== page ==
CPD University Fellow Nicholas Cull’s Cold War/USIA Book Released in Paperback

CPD University Fellow and Director of the USC Master of Public Diplomacy Program Nick Cull's most recent book, The Cold War and the United States Information Agency: American Propaganda and Public Diplomacy, 1945-1989 has just been released in paperback by Cambridge University Press.

To mark the event, a reception and discussion will be held the evening of December 10, 2009 at the University of Southern California's Washington DC Center. For details, click here.

"I am delighted to see the publication of an affordable edition of my history of USIA," said author Nicholas Cull. "I hope that the book will find a wider audience as a result. My intent was always that students would be able to use my account as a jumping off point for their own in-depth research into the history of public diplomacy, but I also hope that it might contribute to the debate about the best way to rebuild U.S. public diplomacy."

The Cold War explores the history and effectiveness of American “soft power” in dealings with foreign nations from the end of World War II to the end of the Cold War and provides a comprehensive survey of American propaganda and its effects and lessons. Basing his approach on more than a hundred interviews and scores of newly declassified documents, Cull details the need for a new, concerted effort in the field of public diplomacy if the United States is to be a continuing player on the international diplomatic stage.

"American soft power has recently been in decline, yet we used public diplomacy as a key instrument of soft power during the Cold War decades. This important book tells the story of how we did it, and what we need to do it again." - Joseph S. Nye, Jr., University Distinguished Service Professor, Kennedy School of Government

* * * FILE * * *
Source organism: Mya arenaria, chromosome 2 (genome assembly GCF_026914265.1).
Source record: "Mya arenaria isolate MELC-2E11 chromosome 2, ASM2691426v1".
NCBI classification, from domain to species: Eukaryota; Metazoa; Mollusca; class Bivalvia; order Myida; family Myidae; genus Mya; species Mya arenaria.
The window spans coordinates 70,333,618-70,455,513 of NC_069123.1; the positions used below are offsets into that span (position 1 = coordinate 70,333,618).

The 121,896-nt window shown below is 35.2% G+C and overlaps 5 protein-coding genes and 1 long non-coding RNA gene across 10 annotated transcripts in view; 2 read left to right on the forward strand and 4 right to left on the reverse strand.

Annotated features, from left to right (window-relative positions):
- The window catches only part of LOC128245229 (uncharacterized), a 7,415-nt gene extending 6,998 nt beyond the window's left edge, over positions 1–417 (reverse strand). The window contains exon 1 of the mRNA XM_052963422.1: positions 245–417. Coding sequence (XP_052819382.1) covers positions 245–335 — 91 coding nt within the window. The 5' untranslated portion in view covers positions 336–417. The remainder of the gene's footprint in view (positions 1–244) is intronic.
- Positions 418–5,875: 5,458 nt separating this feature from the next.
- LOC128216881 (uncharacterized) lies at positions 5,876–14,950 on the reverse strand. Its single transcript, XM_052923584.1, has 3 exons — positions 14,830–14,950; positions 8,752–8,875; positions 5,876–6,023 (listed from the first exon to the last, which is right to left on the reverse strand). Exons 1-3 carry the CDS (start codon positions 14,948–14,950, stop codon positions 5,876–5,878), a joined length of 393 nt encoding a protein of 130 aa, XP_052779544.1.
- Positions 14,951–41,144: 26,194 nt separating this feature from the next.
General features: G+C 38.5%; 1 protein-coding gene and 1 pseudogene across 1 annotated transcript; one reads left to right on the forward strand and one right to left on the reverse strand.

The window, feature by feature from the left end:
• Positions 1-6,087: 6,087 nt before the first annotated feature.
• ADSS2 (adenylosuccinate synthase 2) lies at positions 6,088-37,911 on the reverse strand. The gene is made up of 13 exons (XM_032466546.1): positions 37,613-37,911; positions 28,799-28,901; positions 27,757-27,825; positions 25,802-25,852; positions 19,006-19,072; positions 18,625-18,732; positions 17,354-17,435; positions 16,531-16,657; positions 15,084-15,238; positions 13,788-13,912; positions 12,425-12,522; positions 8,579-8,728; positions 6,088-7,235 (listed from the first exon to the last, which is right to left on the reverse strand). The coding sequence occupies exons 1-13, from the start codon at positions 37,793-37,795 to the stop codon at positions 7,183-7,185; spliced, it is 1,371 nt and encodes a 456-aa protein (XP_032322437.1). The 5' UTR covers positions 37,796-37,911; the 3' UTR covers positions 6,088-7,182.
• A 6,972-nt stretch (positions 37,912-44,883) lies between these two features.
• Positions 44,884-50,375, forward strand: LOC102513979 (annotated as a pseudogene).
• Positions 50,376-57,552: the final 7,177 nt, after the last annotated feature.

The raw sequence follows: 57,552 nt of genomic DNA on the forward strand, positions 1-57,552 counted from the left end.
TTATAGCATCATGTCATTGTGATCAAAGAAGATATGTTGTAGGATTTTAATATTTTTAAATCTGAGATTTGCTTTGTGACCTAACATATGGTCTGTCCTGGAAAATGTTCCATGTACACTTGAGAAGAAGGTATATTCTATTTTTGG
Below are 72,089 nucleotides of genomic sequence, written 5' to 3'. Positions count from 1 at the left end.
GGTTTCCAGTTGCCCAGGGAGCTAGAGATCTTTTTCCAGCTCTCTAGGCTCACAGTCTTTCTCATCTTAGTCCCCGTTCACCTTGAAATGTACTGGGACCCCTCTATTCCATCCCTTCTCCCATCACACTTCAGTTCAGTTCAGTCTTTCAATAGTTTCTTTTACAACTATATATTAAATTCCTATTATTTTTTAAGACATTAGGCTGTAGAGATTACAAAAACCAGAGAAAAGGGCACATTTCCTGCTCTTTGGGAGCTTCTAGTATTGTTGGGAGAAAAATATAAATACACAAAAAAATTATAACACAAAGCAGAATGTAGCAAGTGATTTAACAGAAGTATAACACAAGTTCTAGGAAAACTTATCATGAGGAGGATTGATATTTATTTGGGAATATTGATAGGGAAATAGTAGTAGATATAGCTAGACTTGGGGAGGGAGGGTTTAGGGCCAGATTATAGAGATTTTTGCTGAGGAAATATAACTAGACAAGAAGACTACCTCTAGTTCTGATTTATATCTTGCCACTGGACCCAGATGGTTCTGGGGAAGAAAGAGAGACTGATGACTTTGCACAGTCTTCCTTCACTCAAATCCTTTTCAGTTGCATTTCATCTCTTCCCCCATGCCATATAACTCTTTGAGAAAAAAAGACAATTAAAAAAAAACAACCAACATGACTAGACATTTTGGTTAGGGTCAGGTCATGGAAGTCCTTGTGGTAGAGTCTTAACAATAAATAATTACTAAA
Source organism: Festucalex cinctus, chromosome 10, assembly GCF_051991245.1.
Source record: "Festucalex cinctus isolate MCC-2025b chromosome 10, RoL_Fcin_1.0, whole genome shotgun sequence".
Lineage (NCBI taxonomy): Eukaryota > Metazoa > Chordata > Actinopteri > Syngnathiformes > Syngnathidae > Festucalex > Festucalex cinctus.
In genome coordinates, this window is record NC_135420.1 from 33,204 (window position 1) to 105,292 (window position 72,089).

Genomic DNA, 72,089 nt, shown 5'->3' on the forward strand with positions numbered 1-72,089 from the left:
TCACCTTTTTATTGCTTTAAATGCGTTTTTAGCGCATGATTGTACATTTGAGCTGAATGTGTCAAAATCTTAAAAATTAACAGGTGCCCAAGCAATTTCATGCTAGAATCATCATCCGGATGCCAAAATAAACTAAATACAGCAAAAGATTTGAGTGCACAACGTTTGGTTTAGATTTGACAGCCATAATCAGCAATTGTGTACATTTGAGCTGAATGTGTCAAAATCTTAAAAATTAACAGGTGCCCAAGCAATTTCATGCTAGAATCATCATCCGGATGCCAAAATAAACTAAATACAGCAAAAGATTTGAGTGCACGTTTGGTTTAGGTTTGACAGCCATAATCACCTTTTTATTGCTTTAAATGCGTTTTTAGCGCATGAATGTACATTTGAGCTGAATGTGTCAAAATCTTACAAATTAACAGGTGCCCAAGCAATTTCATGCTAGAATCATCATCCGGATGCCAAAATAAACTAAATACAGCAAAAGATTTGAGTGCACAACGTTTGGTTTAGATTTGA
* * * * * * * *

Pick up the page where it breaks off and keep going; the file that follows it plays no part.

Read the Wall Street Journal's review of the publication here.

From Cambridge University Press:

Published at a time when the U.S. government’s public diplomacy is in crisis, this book provides an exhaustive account of how it used to be done. The United States Information Agency was created in 1953 to “tell America’s story to the world” and, by engaging with the world through international information, broadcasting, culture and exchange programs, became an essential element of American foreign policy during the Cold War. Based on newly declassified archives and more than 100 interviews with veterans of public diplomacy, from the Truman administration to the fall of the Berlin Wall, Nicholas J. Cull relates both the achievements and the endemic flaws of American public diplomacy in this period. Major topics include the process by which the Truman and Eisenhower administrations built a massive overseas propaganda operation; the struggle of the Voice of America radio to base its output on journalistic truth; the challenge of presenting Civil Rights, the Vietnam War, and Watergate to the world; and the climactic confrontation with the Soviet Union in the 1980s. This study offers remarkable and new insights into the Cold War era.

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